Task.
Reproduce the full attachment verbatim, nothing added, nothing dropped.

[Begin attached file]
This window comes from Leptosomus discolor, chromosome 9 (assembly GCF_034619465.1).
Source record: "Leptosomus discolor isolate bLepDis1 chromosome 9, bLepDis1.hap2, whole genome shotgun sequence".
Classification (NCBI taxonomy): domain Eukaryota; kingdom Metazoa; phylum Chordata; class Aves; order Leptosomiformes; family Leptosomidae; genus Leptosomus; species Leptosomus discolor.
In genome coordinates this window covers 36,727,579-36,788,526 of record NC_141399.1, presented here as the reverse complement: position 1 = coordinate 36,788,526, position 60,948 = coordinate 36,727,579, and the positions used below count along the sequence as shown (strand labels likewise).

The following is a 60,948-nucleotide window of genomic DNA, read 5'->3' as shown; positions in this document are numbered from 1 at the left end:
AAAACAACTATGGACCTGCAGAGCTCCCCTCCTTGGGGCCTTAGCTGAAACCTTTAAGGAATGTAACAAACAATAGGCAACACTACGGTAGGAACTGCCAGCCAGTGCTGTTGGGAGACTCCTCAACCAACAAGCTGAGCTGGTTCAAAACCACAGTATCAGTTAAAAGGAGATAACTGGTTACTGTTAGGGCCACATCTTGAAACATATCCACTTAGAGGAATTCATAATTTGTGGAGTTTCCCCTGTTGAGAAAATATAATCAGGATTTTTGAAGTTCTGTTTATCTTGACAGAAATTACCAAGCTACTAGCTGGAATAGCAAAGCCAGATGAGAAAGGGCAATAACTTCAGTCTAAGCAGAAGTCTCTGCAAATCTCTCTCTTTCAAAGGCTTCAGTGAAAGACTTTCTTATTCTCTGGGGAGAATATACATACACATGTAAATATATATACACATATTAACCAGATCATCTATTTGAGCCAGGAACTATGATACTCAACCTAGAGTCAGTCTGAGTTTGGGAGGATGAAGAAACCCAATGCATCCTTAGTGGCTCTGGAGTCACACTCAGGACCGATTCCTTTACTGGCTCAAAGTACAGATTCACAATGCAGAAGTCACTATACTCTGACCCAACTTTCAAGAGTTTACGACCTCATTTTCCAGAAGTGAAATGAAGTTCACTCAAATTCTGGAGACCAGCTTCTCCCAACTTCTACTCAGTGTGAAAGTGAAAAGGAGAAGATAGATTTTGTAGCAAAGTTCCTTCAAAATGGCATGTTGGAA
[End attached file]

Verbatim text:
This window comes from Leptosomus discolor, chromosome 9 (assembly GCF_034619465.1).
Source record: "Leptosomus discolor isolate bLepDis1 chromosome 9, bLepDis1.hap2, whole genome shotgun sequence".
Classification (NCBI taxonomy): domain Eukaryota; kingdom Metazoa; phylum Chordata; class Aves; order Leptosomiformes; family Leptosomidae; genus Leptosomus; species Leptosomus discolor.
In genome coordinates this window covers 36,727,579-36,788,526 of record NC_141399.1, presented here as the reverse complement: position 1 = coordinate 36,788,526, position 60,948 = coordinate 36,727,579, and the positions used below count along the sequence as shown (strand labels likewise).

The following is a 60,948-nucleotide window of genomic DNA, read 5'->3' as shown; positions in this document are numbered from 1 at the left end:
AAAACAACTATGGACCTGCAGAGCTCCCCTCCTTGGGGCCTTAGCTGAAACCTTTAAGGAATGTAACAAACAATAGGCAACACTACGGTAGGAACTGCCAGCCAGTGCTGTTGGGAGACTCCTCAACCAACAAGCTGAGCTGGTTCAAAACCACAGTATCAGTTAAAAGGAGATAACTGGTTACTGTTAGGGCCACATCTTGAAACATATCCACTTAGAGGAATTCATAATTTGTGGAGTTTCCCCTGTTGAGAAAATATAATCAGGATTTTTGAAGTTCTGTTTATCTTGACAGAAATTACCAAGCTACTAGCTGGAATAGCAAAGCCAGATGAGAAAGGGCAATAACTTCAGTCTAAGCAGAAGTCTCTGCAAATCTCTCTCTTTCAAAGGCTTCAGTGAAAGACTTTCTTATTCTCTGGGGAGAATATACATACACATGTAAATATATATACACATATTAACCAGATCATCTATTTGAGCCAGGAACTATGATACTCAACCTAGAGTCAGTCTGAGTTTGGGAGGATGAAGAAACCCAATGCATCCTTAGTGGCTCTGGAGTCACACTCAGGACCGATTCCTTTACTGGCTCAAAGTACAGATTCACAATGCAGAAGTCACTATACTCTGACCCAACTTTCAAGAGTTTACGACCTCATTTTCCAGAAGTGAAATGAAGTTCACTCAAATTCTGGAGACCAGCTTCTCCCAACTTCTACTCAGTGTGAAAGTGAAAAGGAGAAGATAGATTTTGTAGCAAAGTTCCTTCAAAATGGCATGTTGGAA